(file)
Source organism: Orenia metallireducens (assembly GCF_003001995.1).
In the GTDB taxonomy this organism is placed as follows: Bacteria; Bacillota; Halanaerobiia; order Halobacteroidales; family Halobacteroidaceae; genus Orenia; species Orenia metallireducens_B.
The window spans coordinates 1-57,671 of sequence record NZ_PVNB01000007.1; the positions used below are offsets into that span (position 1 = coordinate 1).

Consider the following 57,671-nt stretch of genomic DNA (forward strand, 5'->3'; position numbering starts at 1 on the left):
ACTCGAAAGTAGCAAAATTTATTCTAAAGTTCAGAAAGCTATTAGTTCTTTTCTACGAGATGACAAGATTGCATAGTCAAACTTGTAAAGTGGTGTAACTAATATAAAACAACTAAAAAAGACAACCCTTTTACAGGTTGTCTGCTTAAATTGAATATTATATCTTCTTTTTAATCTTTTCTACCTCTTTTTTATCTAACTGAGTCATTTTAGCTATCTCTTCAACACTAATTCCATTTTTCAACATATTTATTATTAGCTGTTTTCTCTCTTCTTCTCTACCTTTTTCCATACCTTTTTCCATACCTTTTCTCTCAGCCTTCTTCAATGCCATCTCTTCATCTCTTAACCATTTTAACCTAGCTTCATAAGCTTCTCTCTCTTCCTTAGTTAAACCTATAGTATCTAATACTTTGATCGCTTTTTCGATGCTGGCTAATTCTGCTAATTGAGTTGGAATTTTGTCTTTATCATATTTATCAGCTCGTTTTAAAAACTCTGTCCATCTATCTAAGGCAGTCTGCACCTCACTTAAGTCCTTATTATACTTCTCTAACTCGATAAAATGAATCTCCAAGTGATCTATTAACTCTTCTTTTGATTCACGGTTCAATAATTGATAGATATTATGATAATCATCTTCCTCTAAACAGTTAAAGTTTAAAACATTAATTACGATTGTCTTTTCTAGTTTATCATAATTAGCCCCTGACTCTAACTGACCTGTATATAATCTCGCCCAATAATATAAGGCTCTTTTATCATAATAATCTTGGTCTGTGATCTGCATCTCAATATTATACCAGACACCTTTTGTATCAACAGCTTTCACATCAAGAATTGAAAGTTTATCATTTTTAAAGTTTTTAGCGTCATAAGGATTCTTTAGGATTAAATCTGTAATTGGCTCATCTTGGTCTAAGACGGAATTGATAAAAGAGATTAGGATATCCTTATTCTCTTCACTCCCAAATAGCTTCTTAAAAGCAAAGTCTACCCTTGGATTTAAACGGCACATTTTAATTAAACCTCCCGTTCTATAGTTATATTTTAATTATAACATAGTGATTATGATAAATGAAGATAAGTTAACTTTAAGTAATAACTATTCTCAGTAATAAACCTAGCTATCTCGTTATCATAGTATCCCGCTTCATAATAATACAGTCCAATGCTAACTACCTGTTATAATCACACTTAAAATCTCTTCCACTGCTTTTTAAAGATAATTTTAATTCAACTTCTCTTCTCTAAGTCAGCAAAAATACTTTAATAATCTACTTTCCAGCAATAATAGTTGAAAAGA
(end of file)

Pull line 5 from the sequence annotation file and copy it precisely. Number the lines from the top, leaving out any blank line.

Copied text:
ACTCGAAAGTAGCAAAATTTATTCTAAAGTTCAGAAAGCTATTAGTTCTTTTCTACGAGATGACAAGATTGCATAGTCAAACTTGTAAAGTGGTGTAACTAATATAAAACAACTAAAAAAGACAACCCTTTTACAGGTTGTCTGCTTAAATTGAATATTATATCTTCTTTTTAATCTTTTCTACCTCTTTTTTATCTAACTGAGTCATTTTAGCTATCTCTTCAACACTAATTCCATTTTTCAACATATTTATTATTAGCTGTTTTCTCTCTTCTTCTCTACCTTTTTCCATACCTTTTTCCATACCTTTTCTCTCAGCCTTCTTCAATGCCATCTCTTCATCTCTTAACCATTTTAACCTAGCTTCATAAGCTTCTCTCTCTTCCTTAGTTAAACCTATAGTATCTAATACTTTGATCGCTTTTTCGATGCTGGCTAATTCTGCTAATTGAGTTGGAATTTTGTCTTTATCATATTTATCAGCTCGTTTTAAAAACTCTGTCCATCTATCTAAGGCAGTCTGCACCTCACTTAAGTCCTTATTATACTTCTCTAACTCGATAAAATGAATCTCCAAGTGATCTATTAACTCTTCTTTTGATTCACGGTTCAATAATTGATAGATATTATGATAATCATCTTCCTCTAAACAGTTAAAGTTTAAAACATTAATTACGATTGTCTTTTCTAGTTTATCATAATTAGCCCCTGACTCTAACTGACCTGTATATAATCTCGCCCAATAATATAAGGCTCTTTTATCATAATAATCTTGGTCTGTGATCTGCATCTCAATATTATACCAGACACCTTTTGTATCAACAGCTTTCACATCAAGAATTGAAAGTTTATCATTTTTAAAGTTTTTAGCGTCATAAGGATTCTTTAGGATTAAATCTGTAATTGGCTCATCTTGGTCTAAGACGGAATTGATAAAAGAGATTAGGATATCCTTATTCTCTTCACTCCCAAATAGCTTCTTAAAAGCAAAGTCTACCCTTGGATTTAAACGGCACATTTTAATTAAACCTCCCGTTCTATAGTTATATTTTAATTATAACATAGTGATTATGATAAATGAAGATAAGTTAACTTTAAGTAATAACTATTCTCAGTAATAAACCTAGCTATCTCGTTATCATAGTATCCCGCTTCATAATAATACAGTCCAATGCTAACTACCTGTTATAATCACACTTAAAATCTCTTCCACTGCTTTTTAAAGATAATTTTAATTCAACTTCTCTTCTCTAAGTCAGCAAAAATACTTTAATAATCTACTTTCCAGCAATAATAGTTGAAAAGA